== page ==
Borderline Personality Disorder: Treatment

There are several specialized forms of therapy that have been developed to treat borderline personality disorder, but the treatment with the strongest evidence for its effectiveness is called dialectical behavioral therapy, or DBT. It’s called “dialectical” because it involves two things that might seem to be in opposition but are both important: the need for acceptance and the need for change.

First, a patient’s feelings are validated, or accepted without judgment. Once he feels understood and supported, he is able to learn more effective ways to manage and respond to those feelings. Skills taught in DBT include coping with difficult situations, distress tolerance and interacting more effectively with others.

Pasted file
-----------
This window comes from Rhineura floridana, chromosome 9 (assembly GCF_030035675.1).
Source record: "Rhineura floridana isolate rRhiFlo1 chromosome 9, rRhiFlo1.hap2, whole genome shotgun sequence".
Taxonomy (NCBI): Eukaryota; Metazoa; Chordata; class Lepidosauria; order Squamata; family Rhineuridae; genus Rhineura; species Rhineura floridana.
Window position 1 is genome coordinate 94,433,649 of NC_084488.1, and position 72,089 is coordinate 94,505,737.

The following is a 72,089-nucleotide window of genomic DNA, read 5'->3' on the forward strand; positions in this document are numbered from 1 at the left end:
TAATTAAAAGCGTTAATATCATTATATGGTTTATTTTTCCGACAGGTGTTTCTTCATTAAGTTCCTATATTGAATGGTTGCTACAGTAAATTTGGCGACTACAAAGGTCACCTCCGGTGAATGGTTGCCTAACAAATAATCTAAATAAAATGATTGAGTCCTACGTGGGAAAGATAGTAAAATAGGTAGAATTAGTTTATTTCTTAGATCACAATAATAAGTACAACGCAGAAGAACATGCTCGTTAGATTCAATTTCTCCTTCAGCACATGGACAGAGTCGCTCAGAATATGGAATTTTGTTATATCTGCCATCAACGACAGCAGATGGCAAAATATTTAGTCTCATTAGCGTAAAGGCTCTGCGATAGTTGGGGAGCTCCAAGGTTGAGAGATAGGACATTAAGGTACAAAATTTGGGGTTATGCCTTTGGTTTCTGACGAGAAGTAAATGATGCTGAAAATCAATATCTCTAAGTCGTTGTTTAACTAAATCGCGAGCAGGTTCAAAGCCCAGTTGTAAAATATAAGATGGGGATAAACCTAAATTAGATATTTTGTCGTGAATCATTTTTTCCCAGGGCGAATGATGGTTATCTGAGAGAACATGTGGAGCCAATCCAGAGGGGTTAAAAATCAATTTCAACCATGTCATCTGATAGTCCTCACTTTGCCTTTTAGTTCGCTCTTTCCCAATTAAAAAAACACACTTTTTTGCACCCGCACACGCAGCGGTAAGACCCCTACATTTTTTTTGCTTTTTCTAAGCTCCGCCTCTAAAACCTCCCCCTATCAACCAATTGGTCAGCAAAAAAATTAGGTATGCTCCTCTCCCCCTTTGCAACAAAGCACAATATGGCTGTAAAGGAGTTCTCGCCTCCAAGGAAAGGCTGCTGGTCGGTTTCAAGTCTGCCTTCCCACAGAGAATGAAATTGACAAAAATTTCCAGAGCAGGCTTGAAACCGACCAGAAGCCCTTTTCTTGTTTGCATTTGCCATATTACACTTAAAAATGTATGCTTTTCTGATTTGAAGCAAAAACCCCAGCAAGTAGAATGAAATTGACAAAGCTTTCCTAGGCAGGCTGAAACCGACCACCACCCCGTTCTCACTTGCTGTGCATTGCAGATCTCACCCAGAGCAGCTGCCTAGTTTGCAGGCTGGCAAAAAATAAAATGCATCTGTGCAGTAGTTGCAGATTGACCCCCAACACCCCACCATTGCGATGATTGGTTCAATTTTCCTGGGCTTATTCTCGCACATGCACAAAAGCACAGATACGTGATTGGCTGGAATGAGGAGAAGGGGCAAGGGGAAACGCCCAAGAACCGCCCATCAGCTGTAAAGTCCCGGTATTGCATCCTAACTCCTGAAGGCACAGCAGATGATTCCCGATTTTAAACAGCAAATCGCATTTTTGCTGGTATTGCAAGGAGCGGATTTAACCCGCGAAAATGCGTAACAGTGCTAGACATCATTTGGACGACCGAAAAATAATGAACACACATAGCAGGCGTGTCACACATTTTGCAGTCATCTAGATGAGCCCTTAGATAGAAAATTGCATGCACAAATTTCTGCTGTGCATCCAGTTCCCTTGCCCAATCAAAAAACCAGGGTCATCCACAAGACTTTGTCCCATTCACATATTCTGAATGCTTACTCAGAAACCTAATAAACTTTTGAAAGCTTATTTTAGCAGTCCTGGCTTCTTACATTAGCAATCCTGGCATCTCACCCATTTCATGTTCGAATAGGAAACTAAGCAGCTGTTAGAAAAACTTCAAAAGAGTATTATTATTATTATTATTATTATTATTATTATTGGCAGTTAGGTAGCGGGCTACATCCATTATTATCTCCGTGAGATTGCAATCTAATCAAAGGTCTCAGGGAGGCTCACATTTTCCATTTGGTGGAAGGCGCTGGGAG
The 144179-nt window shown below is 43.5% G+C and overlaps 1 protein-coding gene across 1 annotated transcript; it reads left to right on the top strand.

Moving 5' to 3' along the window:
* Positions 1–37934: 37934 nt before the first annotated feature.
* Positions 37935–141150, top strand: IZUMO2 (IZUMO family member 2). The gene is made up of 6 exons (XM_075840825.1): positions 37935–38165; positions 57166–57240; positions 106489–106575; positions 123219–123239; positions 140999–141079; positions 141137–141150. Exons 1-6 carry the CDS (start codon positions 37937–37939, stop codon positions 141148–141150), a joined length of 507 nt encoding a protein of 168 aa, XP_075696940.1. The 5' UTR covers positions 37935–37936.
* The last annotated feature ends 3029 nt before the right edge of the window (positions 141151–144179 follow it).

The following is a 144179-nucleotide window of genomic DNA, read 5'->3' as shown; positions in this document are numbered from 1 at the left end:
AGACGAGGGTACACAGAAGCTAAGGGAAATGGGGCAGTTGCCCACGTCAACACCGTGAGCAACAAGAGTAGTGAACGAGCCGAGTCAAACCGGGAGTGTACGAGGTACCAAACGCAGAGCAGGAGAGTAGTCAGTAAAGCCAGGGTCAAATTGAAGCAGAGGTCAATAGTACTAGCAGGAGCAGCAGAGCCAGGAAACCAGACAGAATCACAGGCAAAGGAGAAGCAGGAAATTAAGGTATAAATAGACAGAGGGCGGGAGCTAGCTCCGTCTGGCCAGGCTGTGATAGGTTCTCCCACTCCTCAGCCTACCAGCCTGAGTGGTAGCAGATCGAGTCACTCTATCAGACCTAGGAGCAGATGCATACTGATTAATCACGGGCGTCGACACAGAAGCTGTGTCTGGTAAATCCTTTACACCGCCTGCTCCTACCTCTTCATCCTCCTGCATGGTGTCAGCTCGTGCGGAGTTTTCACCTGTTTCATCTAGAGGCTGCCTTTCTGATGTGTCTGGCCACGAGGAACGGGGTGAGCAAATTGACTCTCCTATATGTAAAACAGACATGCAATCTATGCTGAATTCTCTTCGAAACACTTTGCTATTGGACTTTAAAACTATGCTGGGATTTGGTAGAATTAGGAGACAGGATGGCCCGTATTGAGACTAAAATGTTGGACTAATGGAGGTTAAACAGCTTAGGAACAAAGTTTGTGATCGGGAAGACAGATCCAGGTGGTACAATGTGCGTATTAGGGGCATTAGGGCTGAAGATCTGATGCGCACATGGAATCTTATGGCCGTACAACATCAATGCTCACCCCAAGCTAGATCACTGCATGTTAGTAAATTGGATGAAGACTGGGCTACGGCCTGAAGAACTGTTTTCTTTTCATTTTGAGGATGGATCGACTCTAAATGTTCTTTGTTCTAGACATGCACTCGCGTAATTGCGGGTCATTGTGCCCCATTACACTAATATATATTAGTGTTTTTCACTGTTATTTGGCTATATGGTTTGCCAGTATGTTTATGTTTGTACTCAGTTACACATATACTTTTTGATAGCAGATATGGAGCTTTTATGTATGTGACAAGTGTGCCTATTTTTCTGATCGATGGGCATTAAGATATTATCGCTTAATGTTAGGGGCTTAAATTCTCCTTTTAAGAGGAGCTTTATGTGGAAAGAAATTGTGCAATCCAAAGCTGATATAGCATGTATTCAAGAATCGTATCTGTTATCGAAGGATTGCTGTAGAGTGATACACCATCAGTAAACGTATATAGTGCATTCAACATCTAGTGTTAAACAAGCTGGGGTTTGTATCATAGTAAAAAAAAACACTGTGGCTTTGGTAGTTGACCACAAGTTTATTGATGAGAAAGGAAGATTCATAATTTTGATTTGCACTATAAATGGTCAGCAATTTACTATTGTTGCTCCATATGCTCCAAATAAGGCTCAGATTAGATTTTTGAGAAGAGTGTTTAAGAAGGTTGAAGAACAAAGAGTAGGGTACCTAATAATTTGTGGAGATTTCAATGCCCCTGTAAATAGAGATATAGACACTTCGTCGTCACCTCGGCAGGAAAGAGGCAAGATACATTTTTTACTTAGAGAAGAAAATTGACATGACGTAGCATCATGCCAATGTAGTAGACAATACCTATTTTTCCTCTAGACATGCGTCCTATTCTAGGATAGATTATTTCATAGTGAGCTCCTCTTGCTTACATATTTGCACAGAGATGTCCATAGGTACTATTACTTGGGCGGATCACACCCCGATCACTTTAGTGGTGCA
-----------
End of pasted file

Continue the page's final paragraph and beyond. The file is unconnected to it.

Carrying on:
Other types of psychotherapy that have been found to be effective in treating the disorder include mentalization-based therapy, schema-focused therapy and transference-focused therapy.

Medications, including antidepressants, antipsychotics and anti-anxiety drugs, can’t treat borderline personality disorder, but they may prove helpful in treating co-occurring disorders such as depression, impulsiveness or anxiety.

Hospitalization may be required for more intense treatment of adolescents or young adults who are at risk of self-injury or suicidal behavior.